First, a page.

23 April, 2017
The company's shares are up 1.5% as sales rose 2.9% in its first quarter beating a forecast of 2%. Specifically, they see organic sales growth stopping at between 3% and 5% for the full year, which should keep the company just ahead of Procter & Gamble (NYSE:PG) and Kimberly-Clark, which are expecting to grow 2% each in the current fiscal year.
Unilever, whose products include a vast range of food, beverages, cleaning agents and personal care items, was the subject of a failed £115bn bid from Kraft Heinz earlier this year. Each company's increases were above analyst estimates. Compared with Unilever, Nestle has much more exposure to the shrinking North American packaged food market, where a late Easter and one less trading day in the quarter compounded weakness due to changing consumer tastes and intense competition. Pitkethly said it was "a bit of a relief" to be able to finally "engage wholeheartedly" with private equity suitors which have been circling the unit for some time.
Unilever's turnover was up 6.1% at EUR13.3bn, including a 2.4 percentage point benefit from exchange rates.
After fending off Kraft Heinz in February, Chief Executive Officer Paul Polman said Unilever will deliver on promises to increase shareholder returns via buybacks and lift profitability goals.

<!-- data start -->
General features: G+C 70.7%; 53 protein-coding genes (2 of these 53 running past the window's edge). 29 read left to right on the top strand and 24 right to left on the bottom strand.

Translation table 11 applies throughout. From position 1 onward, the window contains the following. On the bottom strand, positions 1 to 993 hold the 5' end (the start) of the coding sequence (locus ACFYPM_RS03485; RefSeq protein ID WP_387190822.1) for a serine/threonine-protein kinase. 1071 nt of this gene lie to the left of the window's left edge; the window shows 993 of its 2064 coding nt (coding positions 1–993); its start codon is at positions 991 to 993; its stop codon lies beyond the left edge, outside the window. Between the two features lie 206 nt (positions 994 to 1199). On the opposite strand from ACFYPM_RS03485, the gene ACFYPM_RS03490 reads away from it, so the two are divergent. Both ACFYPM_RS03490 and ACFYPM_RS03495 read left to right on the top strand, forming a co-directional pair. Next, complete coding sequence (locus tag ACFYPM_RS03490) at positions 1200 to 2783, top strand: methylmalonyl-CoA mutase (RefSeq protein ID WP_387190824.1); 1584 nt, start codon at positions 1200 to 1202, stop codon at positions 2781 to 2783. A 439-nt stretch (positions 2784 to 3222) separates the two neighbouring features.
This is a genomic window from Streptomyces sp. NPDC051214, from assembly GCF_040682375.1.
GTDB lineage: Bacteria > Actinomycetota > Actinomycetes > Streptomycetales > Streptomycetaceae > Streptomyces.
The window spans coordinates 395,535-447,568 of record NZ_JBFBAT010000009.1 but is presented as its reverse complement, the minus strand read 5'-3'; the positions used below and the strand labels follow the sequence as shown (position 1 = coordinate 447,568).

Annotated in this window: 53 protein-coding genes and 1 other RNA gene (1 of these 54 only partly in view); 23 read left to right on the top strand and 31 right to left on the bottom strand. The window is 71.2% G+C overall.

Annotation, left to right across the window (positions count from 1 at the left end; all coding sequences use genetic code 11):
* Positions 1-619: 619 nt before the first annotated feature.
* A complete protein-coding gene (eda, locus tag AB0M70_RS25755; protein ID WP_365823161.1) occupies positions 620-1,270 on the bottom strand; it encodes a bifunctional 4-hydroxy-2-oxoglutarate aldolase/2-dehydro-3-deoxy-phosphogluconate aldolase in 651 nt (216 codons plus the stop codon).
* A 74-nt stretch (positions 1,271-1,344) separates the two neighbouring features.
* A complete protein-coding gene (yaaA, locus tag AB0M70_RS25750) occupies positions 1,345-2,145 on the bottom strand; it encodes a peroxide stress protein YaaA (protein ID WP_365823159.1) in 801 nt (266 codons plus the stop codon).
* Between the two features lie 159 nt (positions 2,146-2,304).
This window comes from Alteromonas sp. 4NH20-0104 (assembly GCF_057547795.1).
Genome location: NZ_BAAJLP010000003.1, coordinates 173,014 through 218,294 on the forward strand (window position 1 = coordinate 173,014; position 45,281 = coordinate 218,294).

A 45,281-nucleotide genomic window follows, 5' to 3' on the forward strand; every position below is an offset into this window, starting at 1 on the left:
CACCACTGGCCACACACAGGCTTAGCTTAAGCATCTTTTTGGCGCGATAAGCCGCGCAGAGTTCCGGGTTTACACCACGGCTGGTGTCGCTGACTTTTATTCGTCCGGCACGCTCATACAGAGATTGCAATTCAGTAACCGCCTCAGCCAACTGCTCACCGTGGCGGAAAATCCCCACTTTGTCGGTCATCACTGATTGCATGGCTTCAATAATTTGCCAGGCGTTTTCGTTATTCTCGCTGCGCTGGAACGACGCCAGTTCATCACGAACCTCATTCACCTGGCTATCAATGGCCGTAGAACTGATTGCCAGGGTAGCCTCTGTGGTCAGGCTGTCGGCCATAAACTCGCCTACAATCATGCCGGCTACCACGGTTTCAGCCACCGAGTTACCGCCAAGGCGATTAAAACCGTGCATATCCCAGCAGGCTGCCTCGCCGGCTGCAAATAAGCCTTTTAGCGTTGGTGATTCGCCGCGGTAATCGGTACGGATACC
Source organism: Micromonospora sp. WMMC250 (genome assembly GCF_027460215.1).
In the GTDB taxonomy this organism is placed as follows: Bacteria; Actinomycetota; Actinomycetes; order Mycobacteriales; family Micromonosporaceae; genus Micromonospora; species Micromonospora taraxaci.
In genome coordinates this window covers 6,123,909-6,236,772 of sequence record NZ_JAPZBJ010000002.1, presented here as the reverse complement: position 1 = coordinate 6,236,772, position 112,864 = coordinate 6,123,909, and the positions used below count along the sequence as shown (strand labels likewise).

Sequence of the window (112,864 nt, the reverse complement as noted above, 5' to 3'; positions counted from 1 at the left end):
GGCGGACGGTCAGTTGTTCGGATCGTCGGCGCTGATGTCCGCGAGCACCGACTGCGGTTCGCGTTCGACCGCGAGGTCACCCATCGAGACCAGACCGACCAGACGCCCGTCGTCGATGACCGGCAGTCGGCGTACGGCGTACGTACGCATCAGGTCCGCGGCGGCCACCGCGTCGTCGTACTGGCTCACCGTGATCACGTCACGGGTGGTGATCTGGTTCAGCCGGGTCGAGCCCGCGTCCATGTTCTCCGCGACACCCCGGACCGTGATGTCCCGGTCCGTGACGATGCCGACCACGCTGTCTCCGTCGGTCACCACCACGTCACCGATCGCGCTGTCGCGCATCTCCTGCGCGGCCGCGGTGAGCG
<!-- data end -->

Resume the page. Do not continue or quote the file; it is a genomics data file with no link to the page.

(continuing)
As of 09:20 BST, Unilever's share price had added 1.13 percent to 3,982.00p, outperforming the broader London market, with the benchmark FTSE 100 index having slipped marginally into the red and now standing 0.05 percent lower at 7,110.85 points.More news: Kyrie Irving scores 37, Cavaliers hold on to beat Pacers 117-111
Excluding the struggling margarine and spreads business, which Unilever plans to sell by the end of the year, underlying sales rose 3.4 percent.
Ben & Jerry's ice cream reported double-digit growth, while Solero and Magnum both launched new products, which contributed to the Refreshment division's 5.4% rise in underlying sales.
The quarterly dividend has been raised by 12 percent.
"We're starting to see some inflationary pressures in the United Kingdom from the depreciation of the pound", Unilever chief financial officer Graeme Pitkethly said, adding that the company's competitors were also raising prices in the country.